Cherry Glazerr – Call Me (feat. Portugal. The Man)
They’re here! The second batch of Yoko Ono‘s reissues are out into the world today. We’ve been honored to partner with Chimera Music on releasing Ono’s musical output from 1968 to 1985, and today marks the release of 1971’s Fly, 1973’s Approximately Infinite Universe, and 1973’s Feeling The Space.
What you hear on Fly is Ono’s disarming combination of opacity and visceral, personal transparency in full bloom. It’s also one of the most unbridled, most captivating soul albums ever made. And that’s right where she wants you: Vulnerable, wide open to any-and-everything, ready to have your world tipped onto its head.
There’s a fury at the core of Yoko Ono’s 1973 rock opus Approximately Infinite Universe that was not apparent on previously recorded efforts. Ono has always been a master of turning pain and sadness into art, but here, there’s a clenched-fist intensity that sets it apart in her deep, unparalleled catalogue. Ono absolutely intended to boggle the boys’ club of the music industry. Fast-forward to today, and Approximately Infinite Universe stands as a template for powerful female artists to follow in the years ahead.
The fact that the once-reviled Yoko Ono is inspiring a new generation of activists comes as no surprise if you’ve listened to Feeling the Space, her personal-is-political 1973 album that resonates remarkably forty-four years later. On such songs as the righteous chant “Woman Power,” the empathetic ballad “Angry Young Woman,” the hilarious proto-grrrl “Potbelly Rocker,” and the satirical “Men Men Men,” Ono sings in surprisingly straightforward fashion about the burdens carried by women and the mandate for feminism. Dedicated “to the sisters who died in pain and sorrow and those who are now in prisons and in mental hospitals for being unable to survive in the male society,” it’s an emotional exploration of the psychological toll of oppression.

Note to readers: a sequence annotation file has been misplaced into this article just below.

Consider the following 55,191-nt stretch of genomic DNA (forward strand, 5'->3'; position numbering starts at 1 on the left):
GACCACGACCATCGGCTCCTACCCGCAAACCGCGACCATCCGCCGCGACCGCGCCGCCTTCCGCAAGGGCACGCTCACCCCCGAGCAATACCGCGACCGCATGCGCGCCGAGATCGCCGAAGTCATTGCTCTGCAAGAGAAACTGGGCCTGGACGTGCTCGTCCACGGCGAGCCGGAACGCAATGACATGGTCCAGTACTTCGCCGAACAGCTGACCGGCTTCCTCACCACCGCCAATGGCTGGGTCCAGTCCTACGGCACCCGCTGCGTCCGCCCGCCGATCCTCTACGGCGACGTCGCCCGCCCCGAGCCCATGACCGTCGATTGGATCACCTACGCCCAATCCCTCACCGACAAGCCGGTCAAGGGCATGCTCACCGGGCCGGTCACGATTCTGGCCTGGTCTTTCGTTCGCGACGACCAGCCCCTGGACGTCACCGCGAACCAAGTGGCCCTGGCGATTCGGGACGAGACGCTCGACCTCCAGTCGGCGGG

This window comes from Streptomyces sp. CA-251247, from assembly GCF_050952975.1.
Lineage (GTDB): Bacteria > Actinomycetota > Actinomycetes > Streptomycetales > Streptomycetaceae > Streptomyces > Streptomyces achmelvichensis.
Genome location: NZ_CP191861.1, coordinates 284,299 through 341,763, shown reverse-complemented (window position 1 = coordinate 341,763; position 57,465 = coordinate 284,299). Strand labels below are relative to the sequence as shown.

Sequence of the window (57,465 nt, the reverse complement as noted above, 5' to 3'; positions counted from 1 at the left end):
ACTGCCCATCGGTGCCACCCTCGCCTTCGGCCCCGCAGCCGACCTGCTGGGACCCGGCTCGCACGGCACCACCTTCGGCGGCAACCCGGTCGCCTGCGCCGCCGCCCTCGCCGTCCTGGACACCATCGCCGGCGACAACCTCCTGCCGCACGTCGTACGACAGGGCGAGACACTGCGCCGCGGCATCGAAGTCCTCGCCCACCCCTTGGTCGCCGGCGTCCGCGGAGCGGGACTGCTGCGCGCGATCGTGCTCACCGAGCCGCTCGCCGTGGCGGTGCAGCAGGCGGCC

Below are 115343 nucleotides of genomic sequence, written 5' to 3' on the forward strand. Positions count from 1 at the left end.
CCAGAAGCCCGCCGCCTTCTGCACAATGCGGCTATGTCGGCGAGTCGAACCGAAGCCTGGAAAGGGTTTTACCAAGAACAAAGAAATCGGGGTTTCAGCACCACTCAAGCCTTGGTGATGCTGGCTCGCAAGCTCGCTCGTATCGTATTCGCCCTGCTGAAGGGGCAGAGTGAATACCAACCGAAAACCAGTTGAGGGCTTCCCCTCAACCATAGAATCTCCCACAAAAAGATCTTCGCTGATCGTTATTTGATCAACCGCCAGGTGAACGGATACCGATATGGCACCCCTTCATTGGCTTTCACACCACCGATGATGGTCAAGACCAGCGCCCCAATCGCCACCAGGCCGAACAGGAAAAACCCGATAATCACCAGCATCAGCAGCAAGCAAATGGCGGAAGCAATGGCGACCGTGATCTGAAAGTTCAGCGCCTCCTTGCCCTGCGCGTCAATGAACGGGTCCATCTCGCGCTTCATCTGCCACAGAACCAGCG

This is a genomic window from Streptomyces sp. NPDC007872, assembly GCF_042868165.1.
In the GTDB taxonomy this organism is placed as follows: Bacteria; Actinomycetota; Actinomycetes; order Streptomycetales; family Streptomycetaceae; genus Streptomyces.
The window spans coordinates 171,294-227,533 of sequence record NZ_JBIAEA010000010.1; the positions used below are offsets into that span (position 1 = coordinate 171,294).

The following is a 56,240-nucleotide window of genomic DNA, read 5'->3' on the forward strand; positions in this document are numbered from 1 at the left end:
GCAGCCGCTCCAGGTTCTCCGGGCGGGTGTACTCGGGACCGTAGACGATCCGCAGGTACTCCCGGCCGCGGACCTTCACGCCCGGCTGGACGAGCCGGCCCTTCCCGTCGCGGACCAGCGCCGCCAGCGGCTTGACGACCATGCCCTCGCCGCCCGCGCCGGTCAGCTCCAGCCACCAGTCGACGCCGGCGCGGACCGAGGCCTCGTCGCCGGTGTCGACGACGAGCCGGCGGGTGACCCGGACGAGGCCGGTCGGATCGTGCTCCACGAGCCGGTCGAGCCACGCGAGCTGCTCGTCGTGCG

Cherry Glazerr today release their video for “Call Me,” their new single featuring Grammy award-winning Pop/Rock Group Portugal. The Man.
Cherry Glazerr - the Los Angeles based trio led by front-woman Clementine Creevy, made their late night TV debut on CBS’ The Late Late Show with James Corden last night. Joined by Reggie Watts, the band performed his remix of “Daddi,” the first single from Stuffed & Ready, released earlier this year.
Today Alex Cameron releases his third album, 'Miami Memory.' As with 2017’s 'Forced Witness,' Cameron’s flair for narrative and character are on full display, yet for the first time, 'Miami Memory'’s most frequent narrator is himself. 'Miami Memory' is Cameron’s love letter to his partner; a vulnerable, tender, and at times lustful, dedication to the one he loves.
Following “Far From Born Again, “Divorce,” and “Miami Memory,” Cameron now presents the album opener and final pre-release single, “Stepdad.” Cameron has become a major presence in his girlfriend’s children’s lives, and “Stepdad” is an ode to the oft-mocked peripheral parental role.